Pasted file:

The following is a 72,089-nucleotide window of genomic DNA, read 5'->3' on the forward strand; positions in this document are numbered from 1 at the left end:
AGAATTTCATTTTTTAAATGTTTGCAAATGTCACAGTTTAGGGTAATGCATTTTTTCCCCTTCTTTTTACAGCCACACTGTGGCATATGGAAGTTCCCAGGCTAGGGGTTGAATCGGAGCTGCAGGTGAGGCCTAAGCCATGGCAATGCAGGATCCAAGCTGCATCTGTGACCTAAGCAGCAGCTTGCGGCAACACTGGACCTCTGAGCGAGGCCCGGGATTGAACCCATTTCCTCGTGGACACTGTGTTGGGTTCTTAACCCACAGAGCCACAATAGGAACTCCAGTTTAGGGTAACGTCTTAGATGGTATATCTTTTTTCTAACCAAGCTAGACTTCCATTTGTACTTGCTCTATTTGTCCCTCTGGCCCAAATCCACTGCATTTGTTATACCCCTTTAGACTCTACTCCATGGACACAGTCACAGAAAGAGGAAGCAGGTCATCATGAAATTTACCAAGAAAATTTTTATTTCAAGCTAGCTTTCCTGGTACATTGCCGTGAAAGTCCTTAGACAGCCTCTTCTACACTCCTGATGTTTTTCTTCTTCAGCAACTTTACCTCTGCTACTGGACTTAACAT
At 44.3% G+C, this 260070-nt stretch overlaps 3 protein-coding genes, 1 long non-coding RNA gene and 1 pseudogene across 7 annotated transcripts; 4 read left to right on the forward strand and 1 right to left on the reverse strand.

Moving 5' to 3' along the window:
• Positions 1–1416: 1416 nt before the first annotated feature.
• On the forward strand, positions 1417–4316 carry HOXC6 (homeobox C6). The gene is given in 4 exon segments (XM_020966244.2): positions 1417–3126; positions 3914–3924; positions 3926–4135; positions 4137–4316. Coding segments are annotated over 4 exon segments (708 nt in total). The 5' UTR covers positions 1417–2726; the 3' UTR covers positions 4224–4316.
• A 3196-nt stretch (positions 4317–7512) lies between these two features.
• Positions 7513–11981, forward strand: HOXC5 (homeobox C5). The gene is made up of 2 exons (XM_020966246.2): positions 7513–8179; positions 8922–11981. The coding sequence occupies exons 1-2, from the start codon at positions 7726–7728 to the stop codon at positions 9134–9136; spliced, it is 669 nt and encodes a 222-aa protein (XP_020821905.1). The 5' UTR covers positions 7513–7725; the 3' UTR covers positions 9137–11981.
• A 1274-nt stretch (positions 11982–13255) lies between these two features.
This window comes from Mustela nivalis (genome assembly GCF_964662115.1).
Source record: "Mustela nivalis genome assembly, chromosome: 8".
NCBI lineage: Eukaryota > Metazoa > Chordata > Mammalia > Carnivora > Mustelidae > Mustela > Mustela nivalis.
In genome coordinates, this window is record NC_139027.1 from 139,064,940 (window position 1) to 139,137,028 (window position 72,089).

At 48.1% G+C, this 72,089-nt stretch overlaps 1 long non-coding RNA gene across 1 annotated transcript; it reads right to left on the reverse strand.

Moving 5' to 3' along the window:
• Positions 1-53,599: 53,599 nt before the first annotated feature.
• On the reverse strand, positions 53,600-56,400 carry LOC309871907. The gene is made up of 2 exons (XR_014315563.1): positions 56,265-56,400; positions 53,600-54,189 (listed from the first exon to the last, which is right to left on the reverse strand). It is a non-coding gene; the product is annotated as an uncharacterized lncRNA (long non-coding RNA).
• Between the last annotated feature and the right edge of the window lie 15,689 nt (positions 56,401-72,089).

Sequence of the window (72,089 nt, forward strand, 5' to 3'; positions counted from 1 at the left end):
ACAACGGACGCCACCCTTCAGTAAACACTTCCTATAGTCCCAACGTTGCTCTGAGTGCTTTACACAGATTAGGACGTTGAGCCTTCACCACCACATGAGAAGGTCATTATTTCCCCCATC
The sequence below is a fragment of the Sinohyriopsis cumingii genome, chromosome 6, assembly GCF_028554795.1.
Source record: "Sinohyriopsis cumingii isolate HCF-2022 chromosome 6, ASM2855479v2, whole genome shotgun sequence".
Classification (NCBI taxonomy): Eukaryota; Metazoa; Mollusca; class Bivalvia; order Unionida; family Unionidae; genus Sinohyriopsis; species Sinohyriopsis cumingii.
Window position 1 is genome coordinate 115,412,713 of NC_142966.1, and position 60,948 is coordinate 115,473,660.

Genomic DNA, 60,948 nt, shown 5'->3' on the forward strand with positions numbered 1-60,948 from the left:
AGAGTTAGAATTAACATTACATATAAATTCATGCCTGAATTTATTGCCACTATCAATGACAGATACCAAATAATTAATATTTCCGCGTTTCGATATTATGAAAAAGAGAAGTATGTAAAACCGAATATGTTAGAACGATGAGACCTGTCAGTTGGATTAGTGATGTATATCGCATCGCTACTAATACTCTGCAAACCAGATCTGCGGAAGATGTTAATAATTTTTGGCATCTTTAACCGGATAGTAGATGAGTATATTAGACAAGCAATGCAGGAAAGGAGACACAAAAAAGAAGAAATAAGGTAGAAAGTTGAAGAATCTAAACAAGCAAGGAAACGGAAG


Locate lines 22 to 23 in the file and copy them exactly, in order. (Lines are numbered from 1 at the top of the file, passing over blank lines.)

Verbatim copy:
Source record: "Sinohyriopsis cumingii isolate HCF-2022 chromosome 6, ASM2855479v2, whole genome shotgun sequence".
Classification (NCBI taxonomy): Eukaryota; Metazoa; Mollusca; class Bivalvia; order Unionida; family Unionidae; genus Sinohyriopsis; species Sinohyriopsis cumingii.